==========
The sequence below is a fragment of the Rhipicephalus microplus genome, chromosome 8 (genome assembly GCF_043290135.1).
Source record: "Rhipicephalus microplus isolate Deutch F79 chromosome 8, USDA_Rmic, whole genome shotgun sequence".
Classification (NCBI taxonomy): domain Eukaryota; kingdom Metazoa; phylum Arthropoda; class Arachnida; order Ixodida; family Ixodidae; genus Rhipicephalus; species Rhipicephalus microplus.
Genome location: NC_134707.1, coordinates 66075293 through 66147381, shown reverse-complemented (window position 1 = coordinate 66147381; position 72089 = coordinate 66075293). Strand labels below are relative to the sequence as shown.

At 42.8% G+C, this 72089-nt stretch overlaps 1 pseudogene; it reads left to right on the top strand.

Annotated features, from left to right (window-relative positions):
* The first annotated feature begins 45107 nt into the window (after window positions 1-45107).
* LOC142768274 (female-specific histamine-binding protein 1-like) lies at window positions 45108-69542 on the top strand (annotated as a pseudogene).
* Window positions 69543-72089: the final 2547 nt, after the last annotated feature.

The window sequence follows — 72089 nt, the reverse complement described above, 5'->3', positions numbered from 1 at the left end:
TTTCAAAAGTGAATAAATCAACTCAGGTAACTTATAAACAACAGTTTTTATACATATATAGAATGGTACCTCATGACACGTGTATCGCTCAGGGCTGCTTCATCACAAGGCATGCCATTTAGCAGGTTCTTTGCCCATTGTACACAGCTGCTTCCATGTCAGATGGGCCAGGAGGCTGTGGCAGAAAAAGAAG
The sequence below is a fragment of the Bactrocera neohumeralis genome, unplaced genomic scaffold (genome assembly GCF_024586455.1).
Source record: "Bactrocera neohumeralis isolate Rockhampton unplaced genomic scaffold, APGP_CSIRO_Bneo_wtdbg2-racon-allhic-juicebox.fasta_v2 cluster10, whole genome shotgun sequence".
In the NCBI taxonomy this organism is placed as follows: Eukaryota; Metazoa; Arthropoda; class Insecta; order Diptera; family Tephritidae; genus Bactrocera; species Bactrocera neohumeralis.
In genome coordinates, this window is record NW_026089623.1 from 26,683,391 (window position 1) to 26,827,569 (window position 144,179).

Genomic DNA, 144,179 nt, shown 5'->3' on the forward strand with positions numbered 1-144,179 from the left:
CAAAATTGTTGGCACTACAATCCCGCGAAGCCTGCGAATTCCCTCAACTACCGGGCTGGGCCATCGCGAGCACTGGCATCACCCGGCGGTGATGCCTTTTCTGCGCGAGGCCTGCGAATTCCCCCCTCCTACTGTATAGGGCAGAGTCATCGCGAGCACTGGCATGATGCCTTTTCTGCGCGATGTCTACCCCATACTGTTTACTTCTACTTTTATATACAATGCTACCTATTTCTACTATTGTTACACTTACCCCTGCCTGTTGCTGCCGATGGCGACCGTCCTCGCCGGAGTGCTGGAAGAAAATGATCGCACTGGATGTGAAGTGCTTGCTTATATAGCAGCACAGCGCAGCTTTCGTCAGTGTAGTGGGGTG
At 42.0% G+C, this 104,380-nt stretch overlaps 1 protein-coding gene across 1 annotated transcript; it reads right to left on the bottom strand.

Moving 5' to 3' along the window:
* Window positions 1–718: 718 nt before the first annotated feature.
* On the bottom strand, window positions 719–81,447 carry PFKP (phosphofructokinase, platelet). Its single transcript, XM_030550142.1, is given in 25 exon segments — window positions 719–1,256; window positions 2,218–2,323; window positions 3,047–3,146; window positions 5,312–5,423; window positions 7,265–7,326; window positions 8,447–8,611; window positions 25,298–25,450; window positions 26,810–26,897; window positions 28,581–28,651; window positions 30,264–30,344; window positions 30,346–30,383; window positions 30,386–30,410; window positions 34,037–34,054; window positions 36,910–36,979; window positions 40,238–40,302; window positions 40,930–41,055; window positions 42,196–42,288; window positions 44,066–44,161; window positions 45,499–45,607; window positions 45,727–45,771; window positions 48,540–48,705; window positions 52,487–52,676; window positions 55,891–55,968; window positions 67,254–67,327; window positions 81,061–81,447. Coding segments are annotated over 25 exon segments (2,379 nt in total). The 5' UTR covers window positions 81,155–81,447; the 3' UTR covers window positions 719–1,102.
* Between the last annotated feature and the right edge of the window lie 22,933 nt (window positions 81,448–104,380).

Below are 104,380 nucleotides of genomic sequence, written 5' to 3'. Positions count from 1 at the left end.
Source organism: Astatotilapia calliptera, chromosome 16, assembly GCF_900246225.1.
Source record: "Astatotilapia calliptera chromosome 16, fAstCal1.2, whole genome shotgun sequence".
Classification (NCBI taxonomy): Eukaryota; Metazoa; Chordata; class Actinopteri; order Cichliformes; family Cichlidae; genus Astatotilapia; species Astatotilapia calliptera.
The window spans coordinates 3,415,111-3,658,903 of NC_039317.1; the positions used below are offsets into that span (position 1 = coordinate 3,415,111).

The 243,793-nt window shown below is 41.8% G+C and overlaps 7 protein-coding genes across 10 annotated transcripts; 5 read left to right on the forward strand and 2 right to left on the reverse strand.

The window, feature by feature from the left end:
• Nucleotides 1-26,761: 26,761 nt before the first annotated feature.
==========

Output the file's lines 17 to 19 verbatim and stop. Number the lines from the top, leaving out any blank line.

CAAAATTGTTGGCACTACAATCCCGCGAAGCCTGCGAATTCCCTCAACTACCGGGCTGGGCCATCGCGAGCACTGGCATCACCCGGCGGTGATGCCTTTTCTGCGCGAGGCCTGCGAATTCCCCCCTCCTACTGTATAGGGCAGAGTCATCGCGAGCACTGGCATGATGCCTTTTCTGCGCGATGTCTACCCCATACTGTTTACTTCTACTTTTATATACAATGCTACCTATTTCTACTATTGTTACACTTACCCCTGCCTGTTGCTGCCGATGGCGACCGTCCTCGCCGGAGTGCTGGAAGAAAATGATCGCACTGGATGTGAAGTGCTTGCTTATATAGCAGCACAGCGCAGCTTTCGTCAGTGTAGTGGGGTG
At 42.0% G+C, this 104,380-nt stretch overlaps 1 protein-coding gene across 1 annotated transcript; it reads right to left on the bottom strand.

Moving 5' to 3' along the window: